You might be wondering how in the heck I have anything to say about any lawnmower, much less a zero turn radius one. Yes. Well. That makes two of us. I'm still wondering how it is possible to have a thirty minute conversation about zero turn radius lawnmowers. But it happened in Kansas. And I still have no idea what a zero turn radius lawnmower even IS!
Wait. Let me back up for a second to tell you that I love Cowstuff. I married a Cowboy. Yes, I know, mostly he dresses like a Fratboy, but deep in his heart he is a Cowboy. And when he wears his Wrangler jeans, my heart just melts. Y'all, he can WEAR those Wranglers. If he puts on a big belt buckle, boots and a pearl-snap shirt, game over, I'm through. Those Wrangler jeans saved our relationship at least once... but that's a different blog post. I also love country music, two-steppin' and Stampede and pickup trucks. But that is just about where my love of farminess stops. Anyone who knows me will understand that I am a Pretty-Pretty-Princess. A delicate flower who belongs in a castle, not down home on the farm scrubbing pearl-snap shirts on a washing board (my cuticles!). Besides that, A and I are both frighteningly allergic to pretty much everything IN Kansas -- or on a farm -- hay, grain dust, grass, horses, cats, dust, smells, and you could also add to the list dilapidated old farm houses, excessive heat, cigarette smoke, and zero turn radius lawnmowers sitting in the front yard.
Which brings me back to how I ended up involved in a thirty minute conversation about the damn things. A's family lives in farm-country outside of Wichita. They even have dirt roads out there still. But I think most everyone has electricity by now; except maybe Nelda. Anyway, his neighbors to the back are Nelda and Greg. I was told before I met Nelda, when you see her riding around on her lawnmower with a cigarette hanging out of her mouth, you'll only think of Granny Clampett. Well Nelda came by one night last week and left a wedding present for A and me on the porch. So A's parents were insisting that we stop by there and say hello and thank them properly for the gift. In my mind this is a five minute project. In farm-land, it can take all afternoon.
When we pulled into the gravel driveway at Nelda's place, the first thing we saw was an old grain silo. The yard was neat enough, thanks to the zero turn radius lawnmower, which was sitting right in the front. The old farm house was surrounded by a number of other smaller house-like buildings, one of which I think was an outhouse. We parked in the shade because it was hotter than hell. Greg came out to meet us and invited us to sit on the porch (outside! in the heat!), where there were several old chairs with dirty old bathmats folded on them as cushions and a bunch of plants in coffee cans. I picked out the least-dirty looking chair and perched on it delicately, thinking we would only be there a few minutes. Then Nelda came down with her cigarettes and a can of Budweiser and the armpits of her tank top were all sweaty so I knew right then that it wasn't any cooler inside the house. We commenced to talking while Nelda smoked and I have no idea what we talked about but I know it involved zero turn radius lawnmowers because Nelda must have said "zero turn radius lawnmower" about fifty times. Nelda and Greg both seemed oblivious to the heat, the cigarette smoke, and the chickens pecking around our feet. The whole time, in my head, I was screaming Get. Me. Out. Of. Here. I kept trying to send piercing looks over to A, but he either missed the hint or was ignoring me.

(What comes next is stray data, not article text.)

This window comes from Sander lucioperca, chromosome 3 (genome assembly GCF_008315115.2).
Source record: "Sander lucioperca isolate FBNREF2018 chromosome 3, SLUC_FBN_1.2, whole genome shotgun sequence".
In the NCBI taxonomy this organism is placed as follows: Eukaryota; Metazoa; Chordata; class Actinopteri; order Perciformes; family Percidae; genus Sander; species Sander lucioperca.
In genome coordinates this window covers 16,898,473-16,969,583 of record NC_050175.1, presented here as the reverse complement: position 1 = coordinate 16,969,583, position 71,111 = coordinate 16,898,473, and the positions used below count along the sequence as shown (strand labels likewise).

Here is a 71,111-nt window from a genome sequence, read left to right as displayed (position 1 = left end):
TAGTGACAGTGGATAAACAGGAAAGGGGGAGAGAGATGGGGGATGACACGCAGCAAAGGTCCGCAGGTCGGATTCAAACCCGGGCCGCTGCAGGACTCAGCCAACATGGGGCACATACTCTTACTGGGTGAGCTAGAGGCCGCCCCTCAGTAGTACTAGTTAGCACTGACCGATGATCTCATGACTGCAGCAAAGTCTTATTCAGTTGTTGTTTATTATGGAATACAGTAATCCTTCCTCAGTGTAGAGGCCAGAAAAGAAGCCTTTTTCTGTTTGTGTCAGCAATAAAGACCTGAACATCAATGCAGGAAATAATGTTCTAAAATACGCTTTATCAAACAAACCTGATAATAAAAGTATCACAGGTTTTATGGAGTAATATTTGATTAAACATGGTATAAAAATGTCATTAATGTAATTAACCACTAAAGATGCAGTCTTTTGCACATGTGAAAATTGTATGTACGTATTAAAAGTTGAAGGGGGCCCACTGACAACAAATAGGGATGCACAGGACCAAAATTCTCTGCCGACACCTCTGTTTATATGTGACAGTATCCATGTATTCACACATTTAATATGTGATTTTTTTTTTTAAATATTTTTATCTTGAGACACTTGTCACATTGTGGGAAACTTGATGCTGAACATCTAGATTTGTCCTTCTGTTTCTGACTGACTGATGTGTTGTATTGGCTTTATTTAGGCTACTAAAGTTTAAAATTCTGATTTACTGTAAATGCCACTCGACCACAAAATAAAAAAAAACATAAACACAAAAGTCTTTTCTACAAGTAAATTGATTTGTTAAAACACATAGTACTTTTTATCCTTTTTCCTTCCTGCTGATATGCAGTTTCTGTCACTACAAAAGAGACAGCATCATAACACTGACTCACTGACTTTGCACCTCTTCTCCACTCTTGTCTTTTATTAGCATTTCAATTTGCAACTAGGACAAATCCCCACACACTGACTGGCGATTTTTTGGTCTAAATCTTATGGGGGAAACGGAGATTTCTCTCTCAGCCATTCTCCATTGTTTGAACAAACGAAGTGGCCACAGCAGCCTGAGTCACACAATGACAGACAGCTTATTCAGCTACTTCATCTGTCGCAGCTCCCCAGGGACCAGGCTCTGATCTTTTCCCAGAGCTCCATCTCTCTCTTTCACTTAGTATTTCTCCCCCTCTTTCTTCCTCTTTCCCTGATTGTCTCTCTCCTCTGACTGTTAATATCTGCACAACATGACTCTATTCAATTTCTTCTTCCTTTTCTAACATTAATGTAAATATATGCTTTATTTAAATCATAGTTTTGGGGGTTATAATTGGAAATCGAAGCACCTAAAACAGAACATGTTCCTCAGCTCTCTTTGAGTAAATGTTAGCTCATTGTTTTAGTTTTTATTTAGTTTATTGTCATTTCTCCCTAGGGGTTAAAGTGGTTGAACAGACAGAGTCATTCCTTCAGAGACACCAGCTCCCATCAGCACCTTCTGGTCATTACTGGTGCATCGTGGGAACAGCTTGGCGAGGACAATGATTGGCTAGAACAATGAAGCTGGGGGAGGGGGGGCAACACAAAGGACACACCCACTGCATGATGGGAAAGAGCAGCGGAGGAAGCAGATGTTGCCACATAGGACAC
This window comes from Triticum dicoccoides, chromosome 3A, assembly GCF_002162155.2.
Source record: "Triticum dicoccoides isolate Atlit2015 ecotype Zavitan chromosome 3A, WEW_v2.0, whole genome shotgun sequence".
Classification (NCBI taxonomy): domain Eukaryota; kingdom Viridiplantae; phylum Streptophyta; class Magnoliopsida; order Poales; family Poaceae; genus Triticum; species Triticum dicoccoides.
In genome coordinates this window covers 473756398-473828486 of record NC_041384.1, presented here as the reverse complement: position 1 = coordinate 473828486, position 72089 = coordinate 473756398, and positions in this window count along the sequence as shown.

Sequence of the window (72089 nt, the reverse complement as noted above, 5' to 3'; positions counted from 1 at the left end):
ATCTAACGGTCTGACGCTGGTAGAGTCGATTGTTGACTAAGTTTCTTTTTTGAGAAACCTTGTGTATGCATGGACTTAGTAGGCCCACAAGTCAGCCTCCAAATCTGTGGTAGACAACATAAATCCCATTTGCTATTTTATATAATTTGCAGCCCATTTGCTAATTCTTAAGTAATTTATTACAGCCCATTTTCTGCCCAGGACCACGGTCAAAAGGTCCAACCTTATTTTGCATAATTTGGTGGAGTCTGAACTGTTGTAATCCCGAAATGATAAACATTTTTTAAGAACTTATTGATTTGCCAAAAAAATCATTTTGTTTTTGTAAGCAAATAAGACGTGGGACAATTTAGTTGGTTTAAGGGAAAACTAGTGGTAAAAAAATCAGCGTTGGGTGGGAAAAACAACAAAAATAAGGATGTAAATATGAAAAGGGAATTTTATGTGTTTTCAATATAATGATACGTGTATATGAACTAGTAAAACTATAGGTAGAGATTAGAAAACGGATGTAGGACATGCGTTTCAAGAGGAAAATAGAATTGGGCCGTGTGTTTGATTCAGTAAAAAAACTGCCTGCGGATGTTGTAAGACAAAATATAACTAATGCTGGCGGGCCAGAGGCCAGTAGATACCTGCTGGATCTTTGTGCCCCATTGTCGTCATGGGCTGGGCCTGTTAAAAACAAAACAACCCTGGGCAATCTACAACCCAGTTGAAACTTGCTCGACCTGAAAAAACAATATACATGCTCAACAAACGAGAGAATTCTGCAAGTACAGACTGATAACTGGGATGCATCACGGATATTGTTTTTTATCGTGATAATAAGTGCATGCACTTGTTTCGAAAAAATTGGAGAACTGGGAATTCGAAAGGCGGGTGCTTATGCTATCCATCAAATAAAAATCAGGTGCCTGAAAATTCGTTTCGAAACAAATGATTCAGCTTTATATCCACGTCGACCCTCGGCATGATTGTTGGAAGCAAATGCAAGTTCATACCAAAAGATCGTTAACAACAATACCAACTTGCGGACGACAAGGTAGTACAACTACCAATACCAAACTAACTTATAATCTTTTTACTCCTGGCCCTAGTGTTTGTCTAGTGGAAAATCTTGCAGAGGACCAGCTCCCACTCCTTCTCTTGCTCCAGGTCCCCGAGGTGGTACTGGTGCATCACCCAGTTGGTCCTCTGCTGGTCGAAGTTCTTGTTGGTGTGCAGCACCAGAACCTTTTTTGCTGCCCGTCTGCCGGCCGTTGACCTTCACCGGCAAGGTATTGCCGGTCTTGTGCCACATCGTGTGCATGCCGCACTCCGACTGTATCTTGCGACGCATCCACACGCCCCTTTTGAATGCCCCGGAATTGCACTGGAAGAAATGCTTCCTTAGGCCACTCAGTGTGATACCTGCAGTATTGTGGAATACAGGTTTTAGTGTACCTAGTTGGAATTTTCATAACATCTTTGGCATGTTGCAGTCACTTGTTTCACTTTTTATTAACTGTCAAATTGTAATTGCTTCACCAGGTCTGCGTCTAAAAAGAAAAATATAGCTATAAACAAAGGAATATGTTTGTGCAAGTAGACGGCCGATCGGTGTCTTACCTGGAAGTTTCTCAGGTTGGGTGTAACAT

Finally, finally A said we needed to get going and I thought THANK YOU JESUS. But no, it was not over yet. Nelda wanted us to see the inside of the house, where they were doing renovations. When we walked inside I realized the porch was the far better option for visiting. The inside of the 1860 farm house was... how can I put this tactfully?... trashed? The walls were torn up, the furniture was crowded around willynilly, the floors were dirty. There was stuff everywhere. Even ignoring the "renovations" (which I suspected were a very, very long term project) the place looked like a tornado had blown through. There was trash laying around. An old dog. Unmade beds in random places. I said nothing and tried to touch nothing while A made nice comments about how lovely it will be when they finish the place. Nelda kept saying, Whatever you do, DON'T but an old farmhouse! They are a ton of work! And in my head I'm like I really don't think you need to worry about that. Another twenty minutes of chatter and then, at long last, after what seemed like a whole day but was really only like an hour, I was back in the car with the a/c blasting, and the only thing I could think or say was What the......???